Workforce Engagement, Employer or Employee Responsibility?
Gallup among others has been measuring workforce engagement for at least a decade and a half. In that time the engagement levels in the US have stagnated in the low 30% range. I?m sure in organizations where Gallup or others have become involved in a consulting capacity the numbers have improved. I also know from my own research that there are many organizations that have engagement levels well above the 30% range. The question that I believe is still not clearly answered is who is responsible for employee engagement is it the employer or the employee?
In this brief discussion I am defining full engagement as demonstrated by employees giving their discretionary contribution. I?m defining discretionary contribution as effort expended at a level well above the overall expectations of the position. This effort can be demonstrated by creativity, embracing the big picture and letting that view support personal effort, taking on projects out of the required position requirements, spending additional time on the job in some cases, supporting organizational objectives with enthusiasm, bringing your whole self to work everyday and giving all you can. This could be a never-ending list that can only be defined by the person demonstrating their discretionary contribution. As an employee you always know when you are doing it and as an employer you notice the behaviors and the performance results and you want more of it.
Where does engagement start and what causes it? I won?t attempt to answer this question in this short article, but it is an interesting question. As you are reading this article and thinking about engagement its hard not to think about your own engagement at various times in your career including now.
Although I am a fan of the Gallup research and the Q12 survey they use to measure engagement, I have a sense that at least 30% of us are engaged despite what our employer is doing. If we find the environment unfavorable we find a way to change it from within or we move on where the environment is more to our liking. There may be a possibility that more than 30% of us join a company with the intent to give our discretionary contribution and then if we don?t have strong resolve we allow the environment to negatively impact our willingness to give our discretionary contribution. If this is the case who is responsible for workforce engagement the employee of the employer?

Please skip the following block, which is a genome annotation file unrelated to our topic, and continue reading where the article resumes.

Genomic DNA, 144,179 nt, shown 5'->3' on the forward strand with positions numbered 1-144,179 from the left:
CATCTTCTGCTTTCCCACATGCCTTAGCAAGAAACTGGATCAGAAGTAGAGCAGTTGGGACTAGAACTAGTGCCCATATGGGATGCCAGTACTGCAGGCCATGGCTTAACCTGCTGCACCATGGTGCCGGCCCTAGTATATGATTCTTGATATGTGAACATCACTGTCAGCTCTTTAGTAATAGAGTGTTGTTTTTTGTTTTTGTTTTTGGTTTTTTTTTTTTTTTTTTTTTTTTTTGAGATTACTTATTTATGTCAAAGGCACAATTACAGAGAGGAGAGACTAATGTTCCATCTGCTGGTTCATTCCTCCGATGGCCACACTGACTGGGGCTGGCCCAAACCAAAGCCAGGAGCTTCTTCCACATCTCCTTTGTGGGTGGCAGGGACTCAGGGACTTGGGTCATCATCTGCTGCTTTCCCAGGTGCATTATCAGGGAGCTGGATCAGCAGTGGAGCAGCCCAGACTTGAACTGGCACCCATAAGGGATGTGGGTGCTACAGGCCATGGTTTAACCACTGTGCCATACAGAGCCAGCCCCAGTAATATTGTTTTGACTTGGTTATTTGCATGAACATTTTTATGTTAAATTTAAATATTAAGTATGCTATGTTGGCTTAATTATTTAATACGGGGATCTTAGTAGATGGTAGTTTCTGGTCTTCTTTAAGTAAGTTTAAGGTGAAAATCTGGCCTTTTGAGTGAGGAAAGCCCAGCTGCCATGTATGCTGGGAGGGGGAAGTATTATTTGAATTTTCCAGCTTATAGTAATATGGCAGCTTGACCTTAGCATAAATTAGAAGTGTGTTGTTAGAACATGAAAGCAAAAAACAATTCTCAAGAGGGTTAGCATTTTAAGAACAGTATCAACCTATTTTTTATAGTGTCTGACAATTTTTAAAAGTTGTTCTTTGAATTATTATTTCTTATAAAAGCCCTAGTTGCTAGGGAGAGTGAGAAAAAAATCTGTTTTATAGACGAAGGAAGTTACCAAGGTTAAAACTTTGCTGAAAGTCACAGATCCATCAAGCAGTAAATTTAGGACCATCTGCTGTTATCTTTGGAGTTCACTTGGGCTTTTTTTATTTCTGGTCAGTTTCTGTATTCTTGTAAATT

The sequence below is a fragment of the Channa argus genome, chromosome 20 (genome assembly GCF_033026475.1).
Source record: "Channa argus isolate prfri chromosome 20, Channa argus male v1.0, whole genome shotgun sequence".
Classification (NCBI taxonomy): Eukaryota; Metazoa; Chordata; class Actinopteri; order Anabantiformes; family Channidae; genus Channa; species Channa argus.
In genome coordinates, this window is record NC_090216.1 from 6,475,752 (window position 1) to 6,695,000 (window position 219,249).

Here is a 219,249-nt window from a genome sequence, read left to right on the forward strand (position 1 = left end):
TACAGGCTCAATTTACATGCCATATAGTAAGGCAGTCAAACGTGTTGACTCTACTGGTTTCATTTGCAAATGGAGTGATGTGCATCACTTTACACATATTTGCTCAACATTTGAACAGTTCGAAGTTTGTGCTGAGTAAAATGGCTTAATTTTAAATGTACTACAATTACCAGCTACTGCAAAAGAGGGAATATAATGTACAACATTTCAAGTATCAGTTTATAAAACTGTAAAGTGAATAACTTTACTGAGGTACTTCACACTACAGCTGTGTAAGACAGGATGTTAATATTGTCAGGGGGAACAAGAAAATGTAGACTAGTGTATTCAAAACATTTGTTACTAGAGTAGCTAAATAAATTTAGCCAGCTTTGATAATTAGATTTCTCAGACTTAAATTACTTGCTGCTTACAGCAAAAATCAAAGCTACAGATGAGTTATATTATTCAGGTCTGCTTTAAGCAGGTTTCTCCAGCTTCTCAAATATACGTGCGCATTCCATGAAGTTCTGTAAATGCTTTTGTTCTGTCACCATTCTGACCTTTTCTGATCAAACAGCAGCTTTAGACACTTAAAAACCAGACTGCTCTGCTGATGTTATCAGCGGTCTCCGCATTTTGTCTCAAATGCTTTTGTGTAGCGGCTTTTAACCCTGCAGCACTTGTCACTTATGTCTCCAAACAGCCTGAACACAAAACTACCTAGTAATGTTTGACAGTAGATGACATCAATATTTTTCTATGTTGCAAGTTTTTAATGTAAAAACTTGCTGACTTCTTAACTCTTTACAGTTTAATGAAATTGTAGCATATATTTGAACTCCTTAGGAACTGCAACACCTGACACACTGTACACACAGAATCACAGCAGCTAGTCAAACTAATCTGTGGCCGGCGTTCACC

I?m a big fan of workforce engagement and I wrote a book a while back called From OK to Excellence which provides a straight forward formula for workforce engagement. However: I am also a very strong fan of proactive personal accountability. As a member of the workforce you always have the option to give your discretionary contribution and if you don?t believe it is appreciated you can always go somewhere else.
My conclusion is that optimizing performance in any organization is a mutual responsibility of the employer and the employee. However, considering the tendency of some employees to look for what?s wrong versus what?s right I believe that employers are always going to have to take responsibility for creating the environment necessary to encourage all employees to give their discretionary contribution. I also believe that creating that environment is not that difficult. If an employer truly believes that their biggest asset is their workforce, it makes good sense that they would invest whatever time and resources necessary to support the productivity of that asset.
It?s not difficult to look at the Gallup Q12 and determine what actions are necessary to create a positive work environment with a strong level of engagement. As an employee its not hard to figure out that if you came to work every day with the intention of giving your discretionary contribution everything will work out better unless you are in an extremely toxic environment and then you can choose to leave.
I don?t believe I have clearly answered the question of who is accountable for workforce engagement, the employee of the employer but I do believe there is mutual accountability. However, I am inclined to believe that the employer can destroy an employees desire to give their discretionary contribution or create an environment where they want to give it. We all make decisions every day and many times during the day about how much effort we are wiling to make for what result. Both employers and employees are in the people business and the sooner we all start devoting the necessary time and resources to be the best we can be as employers and employees the sooner we will see measured engagement levels rise.
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